Kandy Esala Perahera, also known as The Festival of the Tooth, is a grand festival celebrated annually on the full moon day in July or August in Kandy to pay homage to one of the only two survival scared tooth relic of Gautama Buddha, which is enshrined in the Temple of the Tooth in the city. During this Buddhist festival, there will be a unique procession consisting of various traditional and cultural local dances and many elephants exquisitely adorned with lavish garments and gems. The procession will pass through several streets, thus people can admire the pomp and feel the festive mood on one side of the streets. Get more information about the festival: Travel Guide on the Kandy Festival of the Tooth.
When: on the full moon day in July or August
A traditional show in Kandy
5. Kataragama Festival
Kataragama Festival is a predominantly Hindu festival held annually in mainly in the remote southern town of Kataragama, one of the holiest towns in Sri Lanka. It attracts thousands of pilgrims from the island's main faiths over a two-week period. These pilgrims including Hindus, Muslims and Veddas gather in the town to fulfill their vows or to seek knowledge and guidance from Lord Kataragama. There is also a procession with elephants, regional dancers, singers, musicians, fire eaters, acrobatics and jugglers performing to the beat of thundering drums and chanting, which is truly not to be missed.
When: usually in July or August, at the same time as Kandy's Esala Perahera
Where: Kataragama town in the south of Sri Lanka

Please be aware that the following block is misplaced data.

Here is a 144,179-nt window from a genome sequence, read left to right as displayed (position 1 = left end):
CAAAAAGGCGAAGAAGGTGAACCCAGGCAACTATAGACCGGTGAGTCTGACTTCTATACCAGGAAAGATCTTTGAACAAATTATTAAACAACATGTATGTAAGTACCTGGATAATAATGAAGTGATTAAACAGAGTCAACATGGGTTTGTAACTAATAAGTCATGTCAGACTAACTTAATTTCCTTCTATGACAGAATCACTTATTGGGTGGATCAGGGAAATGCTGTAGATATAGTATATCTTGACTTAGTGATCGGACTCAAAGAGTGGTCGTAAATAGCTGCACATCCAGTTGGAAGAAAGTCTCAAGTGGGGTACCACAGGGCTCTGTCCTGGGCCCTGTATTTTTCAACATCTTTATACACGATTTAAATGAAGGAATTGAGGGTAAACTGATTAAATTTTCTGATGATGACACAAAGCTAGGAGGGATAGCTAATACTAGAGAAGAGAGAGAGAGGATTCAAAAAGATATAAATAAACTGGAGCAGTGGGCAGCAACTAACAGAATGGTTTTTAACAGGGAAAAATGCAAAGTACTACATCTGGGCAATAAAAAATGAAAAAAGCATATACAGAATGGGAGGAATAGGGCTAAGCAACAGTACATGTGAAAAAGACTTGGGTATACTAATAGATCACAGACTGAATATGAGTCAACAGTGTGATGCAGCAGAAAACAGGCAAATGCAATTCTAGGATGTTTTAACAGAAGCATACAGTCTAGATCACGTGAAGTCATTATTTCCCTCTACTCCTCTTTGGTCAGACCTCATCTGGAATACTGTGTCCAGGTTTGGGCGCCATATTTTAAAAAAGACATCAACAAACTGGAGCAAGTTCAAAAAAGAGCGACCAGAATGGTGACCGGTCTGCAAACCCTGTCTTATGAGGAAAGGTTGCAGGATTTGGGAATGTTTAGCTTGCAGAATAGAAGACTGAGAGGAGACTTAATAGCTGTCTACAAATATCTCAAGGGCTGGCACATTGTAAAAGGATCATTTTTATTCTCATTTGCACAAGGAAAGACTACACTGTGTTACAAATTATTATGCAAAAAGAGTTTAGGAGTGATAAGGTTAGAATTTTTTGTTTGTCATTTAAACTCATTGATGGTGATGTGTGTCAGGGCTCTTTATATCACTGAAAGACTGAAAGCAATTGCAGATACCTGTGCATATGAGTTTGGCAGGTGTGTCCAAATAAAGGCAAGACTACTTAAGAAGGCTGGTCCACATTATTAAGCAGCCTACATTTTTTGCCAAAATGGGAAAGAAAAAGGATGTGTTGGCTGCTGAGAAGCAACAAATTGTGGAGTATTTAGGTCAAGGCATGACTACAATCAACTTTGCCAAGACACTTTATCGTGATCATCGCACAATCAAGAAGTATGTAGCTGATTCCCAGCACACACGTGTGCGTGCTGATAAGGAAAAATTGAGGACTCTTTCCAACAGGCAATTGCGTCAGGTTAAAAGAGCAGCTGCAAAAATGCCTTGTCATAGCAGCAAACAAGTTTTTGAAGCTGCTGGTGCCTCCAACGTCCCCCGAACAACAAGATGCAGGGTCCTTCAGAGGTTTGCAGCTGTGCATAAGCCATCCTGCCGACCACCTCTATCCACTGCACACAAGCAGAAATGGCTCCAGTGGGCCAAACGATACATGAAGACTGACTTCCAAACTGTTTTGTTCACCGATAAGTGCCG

A Hindu temple in Sri Lanka
6. Vel Festival
Vel Festival, known as Sri Lanka's main Hindu festival, reflects the unique religious history and cultural heritage of Sri Lanka. This festival is dedicated to the war god Skandha and held in Colombo to commemorate the victory of Skandha over the force of evil and venerate Skandh's trident (vel). During the day, Skanda's vel is placed in a great temple-like chariot dazzling in gold and many vibrant colors and pulled by hundreds of devotees dressed in simple white and smeared with holy ash. The procession starts at the Sea Street Temple in the Pettah district, and proceeds to a temple in Bambalapitiya or Wellawatta in the south of Colombo, and back, taking a whole day. The procession, consisting of devotees, caparisoned elephants, dancers and musicians, snakes at a snail's pace across streets and towns and through the mass of worshipers. The sound of drums, bells, and divine songs, together with the aroma of Jasmin flowers and burning incense, adds the sacredness of the occasion.
When: usually in July or August
Deepavali (or Diwali) is a Hindu festival of lights, one of the most popular festivals of Hinduism, which spiritually signifies the victory of light over darkness, good over evil, knowledge over ignorance, and hope over despair. It is celebrated widely in countries with significant Hindu populations. In Sri Lanka, it is celebrated by the Tamil community. The celebration includes many traditional aspects of Deepavali, such as fireworks, a large meal, family reunions, singing and dancing. Traditionally, people wear new clothes, exchange gifts, perform puja and visit to Hindu temple. Hindus light oil lamps to invite the blessings of Lakshmi, the goddess of wealth, and to banish all evil. In the evening, they burn firecrackers. During the festival, millions of lights are shining on housetops, outside doors and windows, along the streets, and around temples and other buildings in the communities.
When: Usually between mid-October and mid-November
Where: Tamil community
Religious Buildings in Negombo
If you happen to visit Sri Lanka when any one of these wonderful festivals is celebrated, make sure to block out some time to experience something out of the ordinary. For any questions about Sri Lankan festivals, please contact us at firstname.lastname@example.org.